Attorney Gen. Josh Shapiro says a Texas-based company agreed to block Pennsylvania users from making 3D downloadable guns internet-accessible and from uploading new files.
If tomorrow, someone announced they were going to distribute concealable firearms that were untraceable and immune to airport metal detectors, you would expect the federal government to block that plan with every tool at its disposal, wouldn’t you? Any president or member of Congress who objected to such lethal devices might, at worst, risk losing the votes of assassins, organized crime figures and terrorists, but what American has forgotten 9/11 so quickly or completely that they are delighted with the prospect of so-called “ghost” guns flooding the market?
Yet that’s exactly what’s happening right here and right now with 3-D printable plastic guns, the plans for which were scheduled to hit the internet as a free download today, until a federal judge blocked them temporarily. It is so crazy, such a clear assault on national security, and so devoid of justification that even President Donald Trump observed its foolishness in a Tuesday morning tweet: “I am looking into 3-D Plastic Guns being sold to the public. Already spoke to the NRA, doesn’t seem to make much sense!”
I am looking into 3-D Plastic Guns being sold to the public. Already spoke to NRA, doesn’t seem to make much sense!
Before speaking to the National Rifle Association, however, President Trump might have consulted with his own State Department, which in June entered into a settlement with the Texas nonprofit Defense Distributed to allow the company to publish gun blueprints online. Why the State Department? Because publishing the plans was seen as a breach of international agreements limiting the export of weapons and related technical materials and services. Defense Distributed started posting information about the printable guns five years ago, and the Obama administration ordered it stopped. A lawsuit was then brought by the nonprofit.
Enter the attorneys general of the District of Columbia and nine states, including Maryland’s Brian Frosh, who filed suit Monday in federal court in Seattle leading to the temporary restraining order. Washington Attorney General Bob Ferguson had a succinct, and damning, explanation for what motivated the action: “If the Trump administration won’t keep us safe, we will.” That’s not exactly an uncommon view within the ranks of law enforcement. A letter sent Monday to U.S. Attorney General Jeff Sessions and Secretary of State Mike Pompeo signed by 21 state attorneys general said the State Department’s decision is “deeply dangerous and could have an unprecedented impact on public safety.”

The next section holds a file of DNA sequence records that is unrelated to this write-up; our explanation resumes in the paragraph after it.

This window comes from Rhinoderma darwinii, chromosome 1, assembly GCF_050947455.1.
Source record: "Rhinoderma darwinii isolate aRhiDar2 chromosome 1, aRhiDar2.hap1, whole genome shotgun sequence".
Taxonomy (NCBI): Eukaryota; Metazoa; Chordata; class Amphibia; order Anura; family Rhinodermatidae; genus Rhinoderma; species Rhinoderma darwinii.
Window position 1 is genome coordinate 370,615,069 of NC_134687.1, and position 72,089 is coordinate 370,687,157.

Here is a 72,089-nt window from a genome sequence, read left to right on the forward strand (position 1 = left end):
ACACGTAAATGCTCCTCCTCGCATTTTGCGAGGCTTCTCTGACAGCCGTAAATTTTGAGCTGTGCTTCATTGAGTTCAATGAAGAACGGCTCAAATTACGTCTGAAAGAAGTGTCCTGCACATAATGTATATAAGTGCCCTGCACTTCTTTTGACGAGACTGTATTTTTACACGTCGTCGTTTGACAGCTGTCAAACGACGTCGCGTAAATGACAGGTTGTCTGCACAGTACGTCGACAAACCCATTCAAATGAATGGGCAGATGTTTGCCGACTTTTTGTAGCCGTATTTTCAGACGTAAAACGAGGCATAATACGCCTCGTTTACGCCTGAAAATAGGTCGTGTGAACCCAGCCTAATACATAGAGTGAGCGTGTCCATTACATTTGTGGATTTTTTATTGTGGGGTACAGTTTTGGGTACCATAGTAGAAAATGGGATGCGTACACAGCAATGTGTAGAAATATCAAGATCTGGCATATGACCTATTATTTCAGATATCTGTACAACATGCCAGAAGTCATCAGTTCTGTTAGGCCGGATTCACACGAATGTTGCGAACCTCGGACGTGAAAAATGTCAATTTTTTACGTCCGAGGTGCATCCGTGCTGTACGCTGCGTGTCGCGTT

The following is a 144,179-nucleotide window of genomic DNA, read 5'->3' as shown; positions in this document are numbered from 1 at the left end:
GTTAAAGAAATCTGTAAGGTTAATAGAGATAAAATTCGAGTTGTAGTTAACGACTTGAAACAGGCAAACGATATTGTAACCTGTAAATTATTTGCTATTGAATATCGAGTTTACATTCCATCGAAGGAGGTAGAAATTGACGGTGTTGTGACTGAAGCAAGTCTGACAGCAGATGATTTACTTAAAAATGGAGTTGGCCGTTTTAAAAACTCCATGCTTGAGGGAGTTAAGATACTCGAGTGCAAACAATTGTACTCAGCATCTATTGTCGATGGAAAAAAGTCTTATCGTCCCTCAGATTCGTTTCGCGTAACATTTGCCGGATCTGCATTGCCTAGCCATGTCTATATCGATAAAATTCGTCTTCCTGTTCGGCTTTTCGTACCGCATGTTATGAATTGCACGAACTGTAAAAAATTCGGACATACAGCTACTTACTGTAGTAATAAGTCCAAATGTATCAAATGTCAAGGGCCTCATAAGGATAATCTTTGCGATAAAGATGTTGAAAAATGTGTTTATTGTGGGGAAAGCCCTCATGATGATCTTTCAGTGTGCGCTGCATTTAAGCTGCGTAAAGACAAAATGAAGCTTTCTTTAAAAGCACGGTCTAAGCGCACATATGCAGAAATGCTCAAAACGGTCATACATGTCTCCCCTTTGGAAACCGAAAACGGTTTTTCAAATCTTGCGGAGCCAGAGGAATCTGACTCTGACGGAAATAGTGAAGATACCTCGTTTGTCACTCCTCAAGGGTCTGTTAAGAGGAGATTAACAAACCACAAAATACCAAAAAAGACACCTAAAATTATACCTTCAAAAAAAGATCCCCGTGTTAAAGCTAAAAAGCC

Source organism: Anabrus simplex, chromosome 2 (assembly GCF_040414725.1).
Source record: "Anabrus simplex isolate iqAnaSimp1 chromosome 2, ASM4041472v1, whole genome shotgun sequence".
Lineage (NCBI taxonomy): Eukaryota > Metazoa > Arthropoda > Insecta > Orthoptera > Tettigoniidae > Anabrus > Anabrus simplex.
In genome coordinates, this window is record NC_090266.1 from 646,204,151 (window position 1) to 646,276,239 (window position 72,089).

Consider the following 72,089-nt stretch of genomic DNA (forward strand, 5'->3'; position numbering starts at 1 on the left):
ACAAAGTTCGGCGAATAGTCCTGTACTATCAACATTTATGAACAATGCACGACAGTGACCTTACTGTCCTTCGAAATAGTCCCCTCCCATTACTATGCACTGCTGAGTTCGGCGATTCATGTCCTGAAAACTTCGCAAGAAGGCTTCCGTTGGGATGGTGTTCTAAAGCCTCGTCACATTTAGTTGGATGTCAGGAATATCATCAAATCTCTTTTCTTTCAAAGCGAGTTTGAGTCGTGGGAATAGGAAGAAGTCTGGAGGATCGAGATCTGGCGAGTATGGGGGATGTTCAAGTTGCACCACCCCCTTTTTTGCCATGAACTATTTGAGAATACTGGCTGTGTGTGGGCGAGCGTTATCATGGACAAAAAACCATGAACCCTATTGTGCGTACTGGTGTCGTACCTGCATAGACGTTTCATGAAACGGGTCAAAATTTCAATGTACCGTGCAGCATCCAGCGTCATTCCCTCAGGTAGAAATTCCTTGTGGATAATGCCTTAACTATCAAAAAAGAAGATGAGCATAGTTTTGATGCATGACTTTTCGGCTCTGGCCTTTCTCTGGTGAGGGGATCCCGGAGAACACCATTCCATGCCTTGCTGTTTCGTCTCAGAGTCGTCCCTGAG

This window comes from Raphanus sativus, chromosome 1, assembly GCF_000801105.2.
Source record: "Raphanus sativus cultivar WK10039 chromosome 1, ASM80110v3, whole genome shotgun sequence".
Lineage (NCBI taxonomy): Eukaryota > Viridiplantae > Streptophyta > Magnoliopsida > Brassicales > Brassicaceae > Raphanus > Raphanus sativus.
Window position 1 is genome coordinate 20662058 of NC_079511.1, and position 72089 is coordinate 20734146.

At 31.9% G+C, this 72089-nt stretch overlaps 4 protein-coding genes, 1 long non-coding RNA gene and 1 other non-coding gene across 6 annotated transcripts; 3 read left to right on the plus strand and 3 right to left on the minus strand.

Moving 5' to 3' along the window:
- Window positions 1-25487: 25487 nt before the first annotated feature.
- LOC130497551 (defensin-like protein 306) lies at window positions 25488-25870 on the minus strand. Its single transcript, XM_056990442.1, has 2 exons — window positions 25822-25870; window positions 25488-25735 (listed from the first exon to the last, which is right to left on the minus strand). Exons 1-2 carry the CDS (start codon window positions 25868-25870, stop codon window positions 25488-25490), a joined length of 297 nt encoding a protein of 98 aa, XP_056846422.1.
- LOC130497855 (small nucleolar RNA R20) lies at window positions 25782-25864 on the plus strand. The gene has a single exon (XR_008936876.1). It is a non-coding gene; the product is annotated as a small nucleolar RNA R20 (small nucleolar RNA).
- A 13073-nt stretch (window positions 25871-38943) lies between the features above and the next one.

And, please, don’t anyone dare explain this as “freedom and innovation” as NRA spokeswoman Dana Loesch has. Currently, 3-D printers cost thousands of dollars. These guns are not for people to defend themselves. They are not for hunting. They are not even for target shooting. At best, they are a novelty for people who think it’s really cool to build their own firearm from scratch. But at worst, they set an especially dangerous precedent in allowing people of means to produce a gun without a serial number on a whim — a firearm capable of sneaking past metal detectors.
We can’t explain this irrational five-year campaign by Defense Distributed and its founder to get printable gun blueprints posted on the internet. Cody Wilson and his ilk will have to live with the consequences should they prevail. But what’s far worse is the Trump administration’s capitulation to it. The government’s own experts have pointed out in the past (when Barack Obama was in the White House) that downloadable schematics are an open invitation to terrorist groups around the world who would have little trouble gaining access to a 3-D printer. Even if State Department lawyers thought the the plaintiff might prevail, why would they offer a settlement that allowed the gun downloads to proceed? Why not leave that decision to the judicial branch? This was not the Pentagon Papers and a defense of the First Amendment; this has been about blowing a hole in domestic gun regulations — the equivalent of yelling “fire” in a crowded theater and maybe firing off some shots at the patrons as well.
As the attorneys general lawsuit points out, the Trump administration did not seek input from Congress or Secretary of Defense James N. Mattis before authorizing the June settlement, an apparent violation of the law. It isn’t just a temporary restraining order that’s needed, President Trump must intervene and retract the settlement as unjustified and counter to U.S. national security interests. It’s madness to willingly arm some nutcase with a computer and a printer who could easily show up at the next political rally with a plastic gun in his pocket and evil intent. That’s a terrible thing to contemplate but hardly outside the realm of possibilities.